Typically, large caps offer little growth and small caps are high risk, but somewhere in the middle is a happy medium of good growth and moderate risk. Here are three such goldilocks stocks that pay solid dividends.
Earlier this month, debt collection and consumer lending business Credit Corp Group Limited (ASX: CCP) released a strong set of financial results for 2016. Revenue, earnings-per-share and dividends all grew by double digits and the company significantly increased the size of its loan book and debt ledger which will drive growth in future years.
Credit Corp still looks reasonable value even though its shares rose strongly following the announcement. The stock is trading on a forward price-to-earnings ratio (PER) of under 15 and comes with a fully franked dividend yield of at least 3.3% based on management’s guidance for 2017.
New Zealand-based CBL CORP FPO NZ (ASX: CBL) is an international insurance provider which only listed in October 2015. Since then the shares have risen 67.2%, but still do not look expensive.
The company has grown strongly in recent years thanks to its focus on niche insurance lines and in June announced plans to acquire Securities and Financial Solutions Europe SA (SFS). CBL will pay $143 million to acquire SFS, which is France’s largest specialist construction insurance agent and CBL’s biggest client.
Managing director Peter Harris owns 26.8% of CBL and has run the company since 2007. Meanwhile, non-executive director Alistair Hutchison owns 23.4% and so board and shareholder interests are well aligned.
Including an annualised contribution from SFS but without assuming any growth in 2016, I estimate that CBL is trading on a PER of about 13. The company’s dividend policy is to pay out 30% of adjusted net profit after tax (NPAT) which implies a dividend yield of 2.3% at current prices.
Malaysian property developer United Overseas Australia Limited (ASX: UOS) is ridiculously cheap quite frankly. The company pays a 6.1% dividend, has a large net cash holding and is trading at a 36% discount to its $986 million net asset value. Based on last year’s earnings-per-share (EPS) of 9.9 cents, UOS trades on a PER of less than 5.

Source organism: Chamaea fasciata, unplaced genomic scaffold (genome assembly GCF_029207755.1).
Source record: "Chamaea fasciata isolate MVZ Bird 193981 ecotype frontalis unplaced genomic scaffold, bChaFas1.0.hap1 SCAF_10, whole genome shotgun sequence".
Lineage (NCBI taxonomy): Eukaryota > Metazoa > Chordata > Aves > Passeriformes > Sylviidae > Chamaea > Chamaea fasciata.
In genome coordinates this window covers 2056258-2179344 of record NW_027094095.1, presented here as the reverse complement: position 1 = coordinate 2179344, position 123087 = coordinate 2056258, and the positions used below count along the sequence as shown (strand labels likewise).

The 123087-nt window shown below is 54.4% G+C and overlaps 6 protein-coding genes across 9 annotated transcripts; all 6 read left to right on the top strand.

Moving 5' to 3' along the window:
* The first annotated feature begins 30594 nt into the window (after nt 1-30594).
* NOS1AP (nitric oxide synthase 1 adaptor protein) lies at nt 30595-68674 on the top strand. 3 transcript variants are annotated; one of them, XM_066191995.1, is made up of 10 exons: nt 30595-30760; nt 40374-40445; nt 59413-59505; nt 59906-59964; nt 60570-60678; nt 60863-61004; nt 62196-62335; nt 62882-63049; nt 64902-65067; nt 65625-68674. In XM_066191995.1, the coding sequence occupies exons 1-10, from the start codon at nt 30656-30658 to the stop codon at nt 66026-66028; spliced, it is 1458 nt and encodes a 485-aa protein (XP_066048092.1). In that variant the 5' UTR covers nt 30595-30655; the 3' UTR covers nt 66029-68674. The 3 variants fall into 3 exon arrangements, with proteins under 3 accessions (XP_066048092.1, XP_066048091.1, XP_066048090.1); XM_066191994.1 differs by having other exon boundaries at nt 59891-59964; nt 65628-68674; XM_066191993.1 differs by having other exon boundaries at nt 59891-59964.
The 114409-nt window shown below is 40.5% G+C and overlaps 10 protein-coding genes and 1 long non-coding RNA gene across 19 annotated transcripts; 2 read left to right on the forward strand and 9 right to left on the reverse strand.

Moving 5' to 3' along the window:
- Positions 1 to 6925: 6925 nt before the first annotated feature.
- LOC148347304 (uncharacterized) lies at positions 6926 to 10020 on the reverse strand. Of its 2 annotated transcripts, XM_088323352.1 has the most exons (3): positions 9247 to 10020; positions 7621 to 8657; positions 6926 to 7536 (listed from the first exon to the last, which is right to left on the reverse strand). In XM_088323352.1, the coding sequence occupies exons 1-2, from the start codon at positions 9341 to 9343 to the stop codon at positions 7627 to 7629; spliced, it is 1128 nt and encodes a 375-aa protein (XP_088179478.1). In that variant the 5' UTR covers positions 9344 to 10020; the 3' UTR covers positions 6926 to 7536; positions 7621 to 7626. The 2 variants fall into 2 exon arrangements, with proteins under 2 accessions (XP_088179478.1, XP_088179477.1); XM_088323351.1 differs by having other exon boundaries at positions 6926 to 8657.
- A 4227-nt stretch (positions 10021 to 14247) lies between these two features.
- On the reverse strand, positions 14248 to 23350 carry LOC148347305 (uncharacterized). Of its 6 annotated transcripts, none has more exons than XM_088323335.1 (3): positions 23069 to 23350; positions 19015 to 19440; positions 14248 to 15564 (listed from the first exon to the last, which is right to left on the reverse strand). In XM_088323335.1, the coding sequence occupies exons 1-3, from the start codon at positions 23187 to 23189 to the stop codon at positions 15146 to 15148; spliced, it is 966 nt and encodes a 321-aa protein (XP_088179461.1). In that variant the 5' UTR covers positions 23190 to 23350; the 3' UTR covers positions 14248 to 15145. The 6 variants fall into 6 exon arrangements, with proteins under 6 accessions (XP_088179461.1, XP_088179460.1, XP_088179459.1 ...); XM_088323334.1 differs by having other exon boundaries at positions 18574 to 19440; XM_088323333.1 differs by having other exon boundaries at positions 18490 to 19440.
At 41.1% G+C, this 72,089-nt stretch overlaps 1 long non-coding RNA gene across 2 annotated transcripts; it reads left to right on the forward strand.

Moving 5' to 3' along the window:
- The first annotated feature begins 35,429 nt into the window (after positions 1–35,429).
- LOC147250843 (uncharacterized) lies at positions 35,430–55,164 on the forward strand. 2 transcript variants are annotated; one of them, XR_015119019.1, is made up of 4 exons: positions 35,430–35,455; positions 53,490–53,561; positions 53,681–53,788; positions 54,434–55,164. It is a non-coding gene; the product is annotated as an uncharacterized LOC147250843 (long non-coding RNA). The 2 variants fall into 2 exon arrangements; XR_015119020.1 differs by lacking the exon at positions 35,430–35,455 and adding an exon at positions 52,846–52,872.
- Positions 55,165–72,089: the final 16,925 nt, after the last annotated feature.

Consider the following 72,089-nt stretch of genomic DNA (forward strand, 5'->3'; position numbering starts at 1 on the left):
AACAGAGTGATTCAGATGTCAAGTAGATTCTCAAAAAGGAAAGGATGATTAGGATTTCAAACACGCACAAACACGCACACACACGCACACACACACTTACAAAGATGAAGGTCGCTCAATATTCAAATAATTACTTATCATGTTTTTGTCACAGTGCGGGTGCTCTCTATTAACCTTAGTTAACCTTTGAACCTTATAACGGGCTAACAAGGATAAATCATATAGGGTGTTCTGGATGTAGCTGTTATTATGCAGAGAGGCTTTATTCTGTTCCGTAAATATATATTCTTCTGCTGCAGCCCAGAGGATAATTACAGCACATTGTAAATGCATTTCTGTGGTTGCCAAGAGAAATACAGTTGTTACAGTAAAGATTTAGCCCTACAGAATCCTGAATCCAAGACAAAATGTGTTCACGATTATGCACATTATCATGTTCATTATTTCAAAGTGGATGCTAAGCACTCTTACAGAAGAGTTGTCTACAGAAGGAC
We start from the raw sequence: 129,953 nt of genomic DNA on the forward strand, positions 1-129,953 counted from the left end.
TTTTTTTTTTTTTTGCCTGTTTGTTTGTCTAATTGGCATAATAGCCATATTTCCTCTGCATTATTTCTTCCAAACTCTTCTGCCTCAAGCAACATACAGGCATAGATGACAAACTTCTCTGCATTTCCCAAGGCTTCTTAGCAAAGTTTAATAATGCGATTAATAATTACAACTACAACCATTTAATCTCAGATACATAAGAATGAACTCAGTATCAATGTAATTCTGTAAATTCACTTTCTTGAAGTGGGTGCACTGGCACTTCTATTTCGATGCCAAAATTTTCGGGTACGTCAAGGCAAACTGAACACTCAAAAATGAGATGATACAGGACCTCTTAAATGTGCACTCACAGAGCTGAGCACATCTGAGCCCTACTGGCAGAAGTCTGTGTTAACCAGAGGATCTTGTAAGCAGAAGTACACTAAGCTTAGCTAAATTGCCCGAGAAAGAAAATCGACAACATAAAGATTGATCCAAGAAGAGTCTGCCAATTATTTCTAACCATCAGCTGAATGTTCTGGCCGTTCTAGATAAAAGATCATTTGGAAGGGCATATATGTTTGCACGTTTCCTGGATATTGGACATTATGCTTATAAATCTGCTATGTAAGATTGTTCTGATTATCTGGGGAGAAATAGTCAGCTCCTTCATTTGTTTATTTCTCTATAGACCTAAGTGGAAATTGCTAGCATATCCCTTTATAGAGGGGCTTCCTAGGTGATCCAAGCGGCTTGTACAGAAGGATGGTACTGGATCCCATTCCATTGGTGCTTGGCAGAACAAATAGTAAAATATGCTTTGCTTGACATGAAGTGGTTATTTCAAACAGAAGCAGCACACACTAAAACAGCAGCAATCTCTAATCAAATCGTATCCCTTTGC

Normally you would expect there to be something seriously wrong with a company that is so cheap, but UOS has an exemplary track record as a listed entity. The share price has risen by over 200% in the past 10 years with dividends and capital returns representing a further 169% gain.
In an ultra-low interest rate environment, it seems only a matter of time before the market latches on to this bargain hiding in plain sight.
Few know, that as Warren Buffett blew out the candles on his 50th birthday cake, he had just 1% of his current fortune. Think about it: At an age when most give up hope, Buffett was just getting started on the remaining 99% of his fortune. Goes to show you that it’s never too late for you to potentially get rich. Which is why we’ve gathered the strategies we learned from Buffett, distilled them down to 11 simple lessons, and put it in an exclusive report for you to claim. Just click here to learn more about this handy investing guide.
Motley Fool contributor Matt Brazier owns shares of CBL Limited and United Overseas Australia Ltd. The Motley Fool Australia has no position in any of the stocks mentioned. We Fools may not all hold the same opinions, but we all believe that considering a diverse range of insights makes us better investors. The Motley Fool has a disclosure policy. This article contains general investment advice only (under AFSL 400691). Authorised by Bruce Jackson.